1933 Morgan Super Sports - Matchless Morgan

 

When Allan Duffy searched for a car that was older than he was, a 1933 Morgan Super Sports three-wheeler seemed to make the most sense

Words: Paul Owen   |   Photos Tom Gasnier
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Once, all car companies were like the 110-year-old Morgan Motor Company, a small family-owned affair pumping out a few hundred cars each year. Yet while contemporary early 20th Century garage-land start-ups like Ford and Morris grew to become huge multinational corporations, Morgan remained pretty much the same for more than a century.

Heck, it even still uses wood to frame the bodywork on the cars that it builds today, the chassis stiffness handled by the steel backbone that has also defined the brand since 1909. So Morgan isn’t just a survivor of a once mighty British motor-manufacturing empire, it’s also a preserver of tried-and-tested construction methods, finest craftsmanship, and a relaxed attitude to production targets.

In good years, the number of Morgans produced by the company’s 170 employees approaches 1000 units, but the customers ordering those cars could sometimes wait up to six years before taking delivery. As with a certain brand of cheese, it appears that good things take time. It was this company culture that inspired Allan Duffy’s purchase of this beautiful beetle-back 1933 Morgan Super Sports.

“Back in 1998, when I turned 50, I was looking to buy a car that was older than I was, but while searching books of all the cars made before 1948, I decided that most of them were rubbish. “Then I came across Morgan – I hadn’t heard of them before.” The distinctive Super Sports tri-car is arguably the Morgan that instantly springs to mind whenever anyone thinks of the Malvern Link-based company, especially the prettier ‘beetle-back’ version, with its gracefully-tapered tail and frivolous cooling gills.

The other body style for the SS trike is the ‘barrel-back’, which looks like some backyard mechanic has rudely grafted a beer keg to the rear of the car. The latter offers the same token luggage stowage, but it comes at considerable cost to the crowd-pleasing visual appeal of a Morgan trike. “I mostly get lots of waves from other drivers when I’m at the wheel,” says Duffy. “The occasional one gives me a look like I’m from another planet."

The exposed rockers of the V-twin’s pushrod-activated valvetrain are doing a frenetic dance to the whine of the geartrain down near my right knee, and the explosive exhaust pipes exiting behind me.

The Super Sports was a big leap forward for Morgan when it first appeared in 1930. That was 21 years after the debut of the first tri-car, powered by a Peugeot V-twin engine in 1909, and Morgan would commission power-plant supply from a number of other motorcycle engine manufacturers in those two decades, including Anzani, Blackburne, and J.A.P. Duffy says that often it was a question of getting an engine at the right price that led to so many different motors being employed by Morgan.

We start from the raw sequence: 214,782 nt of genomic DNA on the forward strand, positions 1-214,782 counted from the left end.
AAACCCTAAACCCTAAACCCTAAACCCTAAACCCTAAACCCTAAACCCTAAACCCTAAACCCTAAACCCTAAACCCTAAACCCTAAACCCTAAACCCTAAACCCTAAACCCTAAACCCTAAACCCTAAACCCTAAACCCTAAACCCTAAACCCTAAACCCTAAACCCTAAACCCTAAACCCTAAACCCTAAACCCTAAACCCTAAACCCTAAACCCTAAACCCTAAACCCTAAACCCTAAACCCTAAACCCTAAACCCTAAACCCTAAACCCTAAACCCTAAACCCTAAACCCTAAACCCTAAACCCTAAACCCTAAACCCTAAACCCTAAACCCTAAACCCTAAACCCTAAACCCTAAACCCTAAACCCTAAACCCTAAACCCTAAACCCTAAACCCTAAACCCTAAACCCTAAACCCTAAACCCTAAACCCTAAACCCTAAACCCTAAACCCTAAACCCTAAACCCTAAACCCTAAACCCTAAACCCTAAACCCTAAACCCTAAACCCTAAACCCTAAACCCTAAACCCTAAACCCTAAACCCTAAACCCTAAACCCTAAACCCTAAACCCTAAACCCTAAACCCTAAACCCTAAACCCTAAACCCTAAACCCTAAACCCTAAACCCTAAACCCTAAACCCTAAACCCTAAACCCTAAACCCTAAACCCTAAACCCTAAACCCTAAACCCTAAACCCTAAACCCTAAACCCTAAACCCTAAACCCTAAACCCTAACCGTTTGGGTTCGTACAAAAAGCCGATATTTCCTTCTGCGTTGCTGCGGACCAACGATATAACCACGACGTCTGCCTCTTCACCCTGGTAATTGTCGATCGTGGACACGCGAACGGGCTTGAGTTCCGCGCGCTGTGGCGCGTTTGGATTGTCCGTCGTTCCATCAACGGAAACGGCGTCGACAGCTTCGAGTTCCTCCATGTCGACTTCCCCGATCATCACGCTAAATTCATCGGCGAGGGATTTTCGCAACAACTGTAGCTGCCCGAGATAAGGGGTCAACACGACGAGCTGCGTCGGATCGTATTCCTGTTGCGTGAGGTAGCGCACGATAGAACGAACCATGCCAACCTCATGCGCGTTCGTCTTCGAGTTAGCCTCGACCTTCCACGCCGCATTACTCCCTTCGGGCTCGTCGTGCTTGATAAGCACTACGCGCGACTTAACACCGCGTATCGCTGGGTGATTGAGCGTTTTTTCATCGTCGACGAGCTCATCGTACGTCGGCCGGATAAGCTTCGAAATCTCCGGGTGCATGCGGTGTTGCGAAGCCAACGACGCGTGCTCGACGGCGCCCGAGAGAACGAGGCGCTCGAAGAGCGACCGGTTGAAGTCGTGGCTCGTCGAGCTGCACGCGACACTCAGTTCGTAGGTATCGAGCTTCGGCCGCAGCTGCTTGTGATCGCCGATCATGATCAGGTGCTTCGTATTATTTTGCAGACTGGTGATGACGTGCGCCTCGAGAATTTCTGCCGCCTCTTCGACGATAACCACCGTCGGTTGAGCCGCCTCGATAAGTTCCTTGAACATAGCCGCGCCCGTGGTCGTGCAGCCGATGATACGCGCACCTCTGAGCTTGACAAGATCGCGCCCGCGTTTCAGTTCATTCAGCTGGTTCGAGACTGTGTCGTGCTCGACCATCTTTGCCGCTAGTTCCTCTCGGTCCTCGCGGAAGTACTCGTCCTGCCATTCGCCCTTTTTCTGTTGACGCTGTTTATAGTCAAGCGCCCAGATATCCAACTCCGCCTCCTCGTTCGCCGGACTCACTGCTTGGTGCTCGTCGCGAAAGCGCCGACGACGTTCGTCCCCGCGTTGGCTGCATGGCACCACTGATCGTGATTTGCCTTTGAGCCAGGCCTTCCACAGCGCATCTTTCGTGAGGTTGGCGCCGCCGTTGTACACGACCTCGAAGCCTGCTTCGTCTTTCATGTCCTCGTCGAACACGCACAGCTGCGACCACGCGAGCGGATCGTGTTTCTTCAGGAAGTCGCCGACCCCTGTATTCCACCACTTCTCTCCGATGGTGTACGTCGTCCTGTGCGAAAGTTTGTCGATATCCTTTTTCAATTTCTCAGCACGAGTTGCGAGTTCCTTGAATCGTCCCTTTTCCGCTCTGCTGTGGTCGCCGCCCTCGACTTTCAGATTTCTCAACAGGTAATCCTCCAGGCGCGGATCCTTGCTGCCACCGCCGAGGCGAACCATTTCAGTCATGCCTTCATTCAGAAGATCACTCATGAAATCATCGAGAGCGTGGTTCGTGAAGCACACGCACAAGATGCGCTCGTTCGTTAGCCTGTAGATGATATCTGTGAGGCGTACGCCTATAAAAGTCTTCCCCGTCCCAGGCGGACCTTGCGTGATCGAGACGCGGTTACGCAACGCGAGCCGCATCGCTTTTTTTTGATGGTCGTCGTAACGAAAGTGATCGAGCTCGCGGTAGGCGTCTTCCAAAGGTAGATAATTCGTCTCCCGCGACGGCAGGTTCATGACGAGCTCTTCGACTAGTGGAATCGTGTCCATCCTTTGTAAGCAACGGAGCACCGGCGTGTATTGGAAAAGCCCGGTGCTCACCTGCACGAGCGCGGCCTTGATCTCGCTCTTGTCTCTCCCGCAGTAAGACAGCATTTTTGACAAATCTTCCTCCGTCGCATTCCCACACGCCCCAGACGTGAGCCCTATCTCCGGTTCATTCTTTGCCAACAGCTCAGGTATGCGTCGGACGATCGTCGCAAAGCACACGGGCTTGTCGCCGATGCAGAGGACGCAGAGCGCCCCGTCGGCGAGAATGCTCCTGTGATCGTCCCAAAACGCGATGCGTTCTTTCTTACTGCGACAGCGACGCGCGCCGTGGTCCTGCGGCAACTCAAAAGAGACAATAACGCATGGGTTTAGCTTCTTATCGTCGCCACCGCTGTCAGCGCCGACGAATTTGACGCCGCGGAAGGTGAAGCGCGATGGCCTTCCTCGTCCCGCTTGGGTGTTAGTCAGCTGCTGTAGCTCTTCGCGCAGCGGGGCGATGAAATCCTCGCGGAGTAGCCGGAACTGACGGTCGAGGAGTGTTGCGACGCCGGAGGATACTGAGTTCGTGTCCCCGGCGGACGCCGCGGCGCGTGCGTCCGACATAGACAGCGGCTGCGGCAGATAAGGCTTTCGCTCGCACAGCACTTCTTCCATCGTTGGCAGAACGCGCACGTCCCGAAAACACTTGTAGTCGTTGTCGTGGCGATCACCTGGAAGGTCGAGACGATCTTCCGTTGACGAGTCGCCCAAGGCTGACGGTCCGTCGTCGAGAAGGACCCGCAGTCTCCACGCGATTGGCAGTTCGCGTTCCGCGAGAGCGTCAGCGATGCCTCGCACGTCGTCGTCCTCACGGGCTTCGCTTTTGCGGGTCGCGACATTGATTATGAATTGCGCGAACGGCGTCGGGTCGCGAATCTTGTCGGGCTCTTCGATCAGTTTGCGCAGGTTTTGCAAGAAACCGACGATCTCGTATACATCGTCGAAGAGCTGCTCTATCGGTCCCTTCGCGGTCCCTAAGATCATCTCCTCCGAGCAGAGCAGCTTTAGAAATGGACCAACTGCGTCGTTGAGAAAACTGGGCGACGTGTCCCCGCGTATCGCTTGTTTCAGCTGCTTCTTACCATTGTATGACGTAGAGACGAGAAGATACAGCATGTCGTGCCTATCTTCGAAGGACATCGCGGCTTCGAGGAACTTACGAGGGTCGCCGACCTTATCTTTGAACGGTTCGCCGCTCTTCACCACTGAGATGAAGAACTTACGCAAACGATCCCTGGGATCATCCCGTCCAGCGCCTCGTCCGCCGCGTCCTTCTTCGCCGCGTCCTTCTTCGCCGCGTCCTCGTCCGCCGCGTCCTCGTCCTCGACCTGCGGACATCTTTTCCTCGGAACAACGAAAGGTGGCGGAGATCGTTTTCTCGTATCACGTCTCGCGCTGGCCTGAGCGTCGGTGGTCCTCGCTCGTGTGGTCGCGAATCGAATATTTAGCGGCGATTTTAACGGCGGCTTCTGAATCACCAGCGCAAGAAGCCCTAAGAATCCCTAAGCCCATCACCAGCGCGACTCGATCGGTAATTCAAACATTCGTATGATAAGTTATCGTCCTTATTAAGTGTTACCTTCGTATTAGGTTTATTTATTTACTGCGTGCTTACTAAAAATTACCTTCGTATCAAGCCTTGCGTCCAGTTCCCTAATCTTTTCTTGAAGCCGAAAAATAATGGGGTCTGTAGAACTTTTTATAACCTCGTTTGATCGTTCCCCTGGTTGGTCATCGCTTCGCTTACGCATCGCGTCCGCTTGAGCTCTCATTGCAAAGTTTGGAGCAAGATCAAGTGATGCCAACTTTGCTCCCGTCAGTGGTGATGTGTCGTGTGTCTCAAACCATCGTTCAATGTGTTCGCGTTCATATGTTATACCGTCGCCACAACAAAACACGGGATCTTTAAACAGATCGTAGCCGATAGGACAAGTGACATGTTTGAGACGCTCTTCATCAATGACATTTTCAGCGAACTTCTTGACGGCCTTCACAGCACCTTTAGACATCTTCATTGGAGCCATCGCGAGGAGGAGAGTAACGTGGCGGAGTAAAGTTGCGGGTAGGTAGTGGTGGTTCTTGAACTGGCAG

“It was the key to their survival as a low volume manufacturer for they didn’t have to invest large sums in developing their own mechanical components.” The J.A.P. is considered by some classic car enthusiasts to be the best of the engines, possibly because of the successes of the John Alfred Prestwich-designed engine in racing throughout the 1920s, and its connection to the then premier motorcycle brand, Brough Superior. These longitudinally-mounted V-twin engines all drove the rear wheel through a crude two-speed transmission consisting of two primary sprockets, two drive chains, and two final sprockets. “You simply swapped drive chains to change the gearing.”

With the debut of the Super Sports, Morgan finally moved to something better, with a prop shaft running from the V-twin engine to Morgan’s own gearbox, which boasted three forward gears and, thankfully, a reverse gear. Chain was still used to deliver the torque to the rear wheel, but at nearly an inch wide, it was certainly sized to last. The Matchless V-twin could be purchased in either water-cooled or air-cooled form, with Duffy’s car featuring the bulging water jackets and smooth cylinders of the former.

It has tighter tolerances than the finned version, and the exposed engine is quieter. However Duffy has to constantly monitor the ‘moto-meter’ that is mounted to the top of the chromed twin-radiator surround like a luxury brand mascot. The arrow on the meter can quickly move from ‘cool’ to ‘warm’ to ‘hot’ to ‘boiling’ when driving in city traffic like a barometer warning of the approach of a tropical cyclone. “There’s no water pump or fan; it’s a thermo-siphon cooling system similar to a Ford Model T’s.” Despite this early cooling technology, Duffy has found the Super Sports to be ultra-reliable.